After Thousand Oaks shooting, VA doctor says rare for PTSD sufferers to be violent


    DAYTON -- The Thousand Oaks shooter who killed 12 people was a former Marine who may have been suffering from PTSD or posttraumatic stress disorder.'

    It is a condition we hear a lot about but that doesn't mean everyone who suffers from it will become violent.

    In fact, doctors said it is rare.

    Eight out of every 100 veterans has PTSD.

    We talked to a doctor at the Veterans Administration who treats veterans with that disorder.

    He would not comment on any aspect of the Thousand Oaks shooting but said anyone out there suffering should know there is help.

    "I've never suffered from it but I know people that have and it's a terrible thing to go through," said former Marine Katie Burns.

    Katie Burns was talking about post traumatic stress disorder.

    She's a former Marine just like the man accused of killing 12 people in Thousand Oaks, California .

    "It's very sad, not only for him but his family and the families that have lost somebody now," said Burns.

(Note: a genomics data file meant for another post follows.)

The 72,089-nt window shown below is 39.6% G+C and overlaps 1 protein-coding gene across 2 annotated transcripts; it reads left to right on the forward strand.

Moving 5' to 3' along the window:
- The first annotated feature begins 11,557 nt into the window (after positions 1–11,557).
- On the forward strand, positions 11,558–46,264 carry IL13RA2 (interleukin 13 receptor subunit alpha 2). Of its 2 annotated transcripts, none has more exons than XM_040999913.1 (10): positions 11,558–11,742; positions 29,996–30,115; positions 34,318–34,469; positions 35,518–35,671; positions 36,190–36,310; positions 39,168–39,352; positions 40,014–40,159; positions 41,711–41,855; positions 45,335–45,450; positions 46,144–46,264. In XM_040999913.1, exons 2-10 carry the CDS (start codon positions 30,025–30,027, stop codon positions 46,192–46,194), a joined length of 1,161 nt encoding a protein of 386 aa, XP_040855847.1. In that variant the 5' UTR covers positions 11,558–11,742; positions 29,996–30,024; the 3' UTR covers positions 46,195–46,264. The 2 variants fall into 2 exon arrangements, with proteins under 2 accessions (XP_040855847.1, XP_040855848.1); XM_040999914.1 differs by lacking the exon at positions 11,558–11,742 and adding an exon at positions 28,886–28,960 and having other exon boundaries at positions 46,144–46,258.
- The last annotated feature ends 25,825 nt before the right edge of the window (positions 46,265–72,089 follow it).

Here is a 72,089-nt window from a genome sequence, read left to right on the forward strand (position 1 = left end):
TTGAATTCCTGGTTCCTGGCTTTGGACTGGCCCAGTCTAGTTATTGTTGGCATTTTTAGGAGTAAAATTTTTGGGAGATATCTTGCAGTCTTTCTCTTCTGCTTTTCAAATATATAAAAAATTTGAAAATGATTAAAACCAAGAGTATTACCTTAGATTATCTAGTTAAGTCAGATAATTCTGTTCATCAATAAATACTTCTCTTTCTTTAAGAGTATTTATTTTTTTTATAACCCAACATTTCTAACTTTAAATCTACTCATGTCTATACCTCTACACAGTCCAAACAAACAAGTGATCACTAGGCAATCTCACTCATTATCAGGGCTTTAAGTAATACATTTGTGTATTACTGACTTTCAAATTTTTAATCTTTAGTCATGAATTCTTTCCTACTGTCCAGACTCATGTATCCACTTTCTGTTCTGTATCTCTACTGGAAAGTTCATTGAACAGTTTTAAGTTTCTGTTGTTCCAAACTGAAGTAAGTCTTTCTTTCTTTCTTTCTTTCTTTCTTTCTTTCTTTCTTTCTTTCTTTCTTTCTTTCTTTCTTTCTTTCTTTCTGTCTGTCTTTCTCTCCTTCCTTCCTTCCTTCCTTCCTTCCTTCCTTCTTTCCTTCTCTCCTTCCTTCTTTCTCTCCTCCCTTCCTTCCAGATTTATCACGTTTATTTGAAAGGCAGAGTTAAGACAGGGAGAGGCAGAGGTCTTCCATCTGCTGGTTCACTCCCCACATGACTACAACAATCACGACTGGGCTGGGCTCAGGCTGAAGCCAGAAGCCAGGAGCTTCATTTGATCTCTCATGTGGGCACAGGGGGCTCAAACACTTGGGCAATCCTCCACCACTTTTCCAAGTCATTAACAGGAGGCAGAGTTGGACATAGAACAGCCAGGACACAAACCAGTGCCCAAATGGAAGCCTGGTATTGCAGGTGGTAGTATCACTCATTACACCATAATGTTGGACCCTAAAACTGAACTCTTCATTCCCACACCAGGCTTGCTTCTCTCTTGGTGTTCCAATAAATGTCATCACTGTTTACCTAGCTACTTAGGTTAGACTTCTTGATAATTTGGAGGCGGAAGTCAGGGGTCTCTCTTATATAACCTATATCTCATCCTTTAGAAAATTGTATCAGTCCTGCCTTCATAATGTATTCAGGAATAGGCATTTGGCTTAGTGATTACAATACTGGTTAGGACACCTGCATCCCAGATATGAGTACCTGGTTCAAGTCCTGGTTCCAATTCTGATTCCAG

Police said Ian David Long may have suffered from PTSD.

    "Maybe he never sought the help that he needed but it could have been prevented," said Burns.

    "PTSD affects people very differently it really is dependent on on what your specific experiences were," said Dr. David Baum.

    Doctors David Baum is a clinical psychologist at the Dayton V.A.

    He said the main symptom of PTSD is avoidance

    "The thing that keeps that fear, anxiety and that PTSD process going essentially is avoiding certain aspects of living," said Baum.

    Baum said people with PTSD become isolated, are afraid to leave their home become cut off.

    "What ends up happening it makes their illness worse over time," said Baum.

    He said it's rare someone with PTSD will become violent.

    "Most people have the disorder and don't leave their homes, it's fairly rare they'll go out and do things or be harmful to others," said Baum.

    Baum said the V.A. is able to help veterans with PTSD.

    "We are extraordinarily well equipped to help people who have problems or having thoughts about harming themselves or harming somebody else to help them

    manage their symptoms so that they can live a successful, productive life," said Baum.

    The V.A. clinic offers psychotherapy for veterans with PTSD plus medication management with psychiatry.

    Baum believes very few veterans are a danger to society.

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